A Plaintiff eDiscovery Guide to Remedies for Defense Electronic Data Spoliation

21 Nov 2012

The onset of the paperless world has made electronic data discovery ubiquitous in all civil litigation. However, with the advent of electronic data comes an ongoing plaintiff electronic discovery challenge of the “fox guarding the henhouse,” or the temptation for defendants to obscure or destroy relevant data after the duty to preserve evidence arises.

To address such problems, courts have ordered certain remedies after a finding that a defendant has engaged in eDiscovery spoliation, including the following:

Adverse Inference Instructions

The series of Zubulake cases were the earliest and most influential eDiscovery cases to date, and demonstrate the effectiveness of an adverse inference instruction. After the defendant destroyed back-up email tapes likely favorable to plaintiffs, the court ordered an adverse inference instruction as one of multiple sanctions. Zubulake v. USB Warburg, LLC (Zubulake V), 229 F.R.D. 422 (S.D.N.Y 2004). The jury returned with a verdict in favor of plaintiff in excess of $29 million.

Re-Opening Discovery

After completion of discovery, defendants who engage in spoliation may open the door to supplemental discovery including interrogatories and depositions, as was done in Lava Trading v. Hartford Fire Ins. Co. No. 03 Civ. 7037 PKC MHD (S.D.N.Y 2005). There, after discovery concluded, computer forensics experts discovered hidden email chains, which warranted additional depositions.

Civil Contempt of Court

Civil contempt is an effective way to command defendant’s compliance with court orders. In Victor Stanley v. Creative Pipe, No. MJG-06-2662 (D. Md. 2010), the court held defendant in civil contempt and ordered payment of plaintiff trial attorney fees after discovery of defendant’s egregious spoliation. The court even ordered incarceration in the event defendant failed to make the required attorney fee payments.

Monetary Fines and Cost Shifting

Monetary fines and cost shifting for eDiscovery violations are often appropriate sanctions. In Green v. Blitz U.S.A., Inc. 2011 WL 80611 (E.D. Tex.), a case settled a year prior was re-opened, and the court ordered defendant to pay an additional $250,000 for discovery abuses.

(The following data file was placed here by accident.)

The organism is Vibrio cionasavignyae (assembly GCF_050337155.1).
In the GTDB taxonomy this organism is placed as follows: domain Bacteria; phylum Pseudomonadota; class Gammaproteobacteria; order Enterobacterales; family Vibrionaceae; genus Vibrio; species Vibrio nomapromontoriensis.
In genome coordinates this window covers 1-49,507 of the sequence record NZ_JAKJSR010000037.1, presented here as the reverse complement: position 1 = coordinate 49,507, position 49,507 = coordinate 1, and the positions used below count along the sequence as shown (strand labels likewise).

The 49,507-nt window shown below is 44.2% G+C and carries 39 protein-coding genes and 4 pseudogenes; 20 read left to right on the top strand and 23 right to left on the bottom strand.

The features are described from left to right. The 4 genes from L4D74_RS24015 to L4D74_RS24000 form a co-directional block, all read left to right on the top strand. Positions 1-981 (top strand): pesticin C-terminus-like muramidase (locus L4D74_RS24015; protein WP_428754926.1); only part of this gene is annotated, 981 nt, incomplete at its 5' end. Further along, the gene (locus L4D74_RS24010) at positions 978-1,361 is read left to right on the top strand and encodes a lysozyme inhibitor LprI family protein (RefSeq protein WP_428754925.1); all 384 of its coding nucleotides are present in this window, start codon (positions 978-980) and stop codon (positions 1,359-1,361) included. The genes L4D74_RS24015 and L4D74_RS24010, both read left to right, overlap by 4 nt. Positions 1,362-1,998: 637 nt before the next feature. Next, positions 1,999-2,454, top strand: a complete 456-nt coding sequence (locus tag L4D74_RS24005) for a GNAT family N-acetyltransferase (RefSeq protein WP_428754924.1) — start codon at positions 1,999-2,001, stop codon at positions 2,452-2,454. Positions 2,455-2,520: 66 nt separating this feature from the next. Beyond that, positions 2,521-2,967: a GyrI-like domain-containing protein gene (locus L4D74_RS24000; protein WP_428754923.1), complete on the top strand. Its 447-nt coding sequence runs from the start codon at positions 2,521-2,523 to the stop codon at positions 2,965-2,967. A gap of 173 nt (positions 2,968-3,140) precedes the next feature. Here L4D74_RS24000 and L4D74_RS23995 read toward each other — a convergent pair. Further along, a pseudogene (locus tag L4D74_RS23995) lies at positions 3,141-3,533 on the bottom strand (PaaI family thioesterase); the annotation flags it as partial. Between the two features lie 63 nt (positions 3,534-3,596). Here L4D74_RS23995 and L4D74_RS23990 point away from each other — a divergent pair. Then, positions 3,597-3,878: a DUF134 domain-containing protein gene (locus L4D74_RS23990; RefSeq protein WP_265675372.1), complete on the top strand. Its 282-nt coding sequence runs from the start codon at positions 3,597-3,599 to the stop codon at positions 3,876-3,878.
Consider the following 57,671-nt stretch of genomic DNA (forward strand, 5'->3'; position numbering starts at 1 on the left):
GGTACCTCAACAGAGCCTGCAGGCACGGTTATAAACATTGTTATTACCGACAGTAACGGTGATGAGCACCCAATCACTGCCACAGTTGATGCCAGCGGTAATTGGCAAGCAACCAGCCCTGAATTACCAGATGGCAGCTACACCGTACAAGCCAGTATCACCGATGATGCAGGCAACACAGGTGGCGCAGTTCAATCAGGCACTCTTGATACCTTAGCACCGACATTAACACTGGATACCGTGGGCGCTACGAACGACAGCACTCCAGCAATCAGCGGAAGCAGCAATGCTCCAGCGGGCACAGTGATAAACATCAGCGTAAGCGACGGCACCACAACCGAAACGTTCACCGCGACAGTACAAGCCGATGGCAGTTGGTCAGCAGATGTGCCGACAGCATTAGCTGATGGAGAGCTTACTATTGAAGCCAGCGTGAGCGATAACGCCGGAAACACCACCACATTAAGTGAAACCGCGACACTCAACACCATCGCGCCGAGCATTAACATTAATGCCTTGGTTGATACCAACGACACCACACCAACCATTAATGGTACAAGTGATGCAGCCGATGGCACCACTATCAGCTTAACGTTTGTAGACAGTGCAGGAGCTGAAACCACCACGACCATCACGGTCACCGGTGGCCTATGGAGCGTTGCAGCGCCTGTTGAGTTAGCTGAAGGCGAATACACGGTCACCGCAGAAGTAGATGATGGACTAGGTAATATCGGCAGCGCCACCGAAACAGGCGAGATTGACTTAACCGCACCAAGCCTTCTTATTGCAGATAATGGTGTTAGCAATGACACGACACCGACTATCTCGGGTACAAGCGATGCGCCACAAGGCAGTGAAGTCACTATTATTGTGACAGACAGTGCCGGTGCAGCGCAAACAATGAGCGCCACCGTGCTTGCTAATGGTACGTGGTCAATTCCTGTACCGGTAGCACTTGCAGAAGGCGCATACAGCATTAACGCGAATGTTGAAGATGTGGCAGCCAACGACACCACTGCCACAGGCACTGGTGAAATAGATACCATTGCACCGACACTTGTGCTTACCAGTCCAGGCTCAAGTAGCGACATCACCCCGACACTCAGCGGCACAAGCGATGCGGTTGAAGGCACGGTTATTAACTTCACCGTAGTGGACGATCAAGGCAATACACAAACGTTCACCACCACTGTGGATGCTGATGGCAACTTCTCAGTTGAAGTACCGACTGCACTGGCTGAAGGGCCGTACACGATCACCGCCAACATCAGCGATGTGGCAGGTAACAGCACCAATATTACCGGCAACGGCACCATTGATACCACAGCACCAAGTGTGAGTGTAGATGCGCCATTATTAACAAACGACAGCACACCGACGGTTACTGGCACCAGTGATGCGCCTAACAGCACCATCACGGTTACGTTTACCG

Dismissal of Counterclaims and Defenses, Witness Preclusion

Defendants who engage in evidence spoliation may have their counterclaims dismissed, defenses disallowed and/or witnesses and evidence precluded. Thompson v. U.S. Dept. of Housing & Urban Dev., 219 F.R.D. 93 (D. Md. 2003)(disallowing defendant’s use of prior undisclosed email chains).

Additional Equitable Remedies

In Hynix Semiconductor v. Rambus, No. C-00-20905 RMW (N.D.Ca. Sept. 21, 2012), the court struck from the record evidence supporting higher royalty rates as punishment for spoliation. Id. at 33. Another equitable remedy included ordering a forensic copy of the defendant’s hard drive via a mirror imaging order to prevent further destruction of evidence. See, e.g., United Factory Furniture v. Alterwitz, 2012 WL 1155741 (D. Nev. April 6, 2012).

In short, when the fox is set free in the henhouse, sanctions and equitable remedies are available to reduce the prejudice suffered by plaintiffs and to punish defendant’s discovery misconduct. However, the best way to uncover and counteract defense spoliation is to contact plaintiff electronic discovery experts who can strategize eDiscovery requests review Defendant’s productions, and monitor whether compliance with eDiscovery orders is taking place.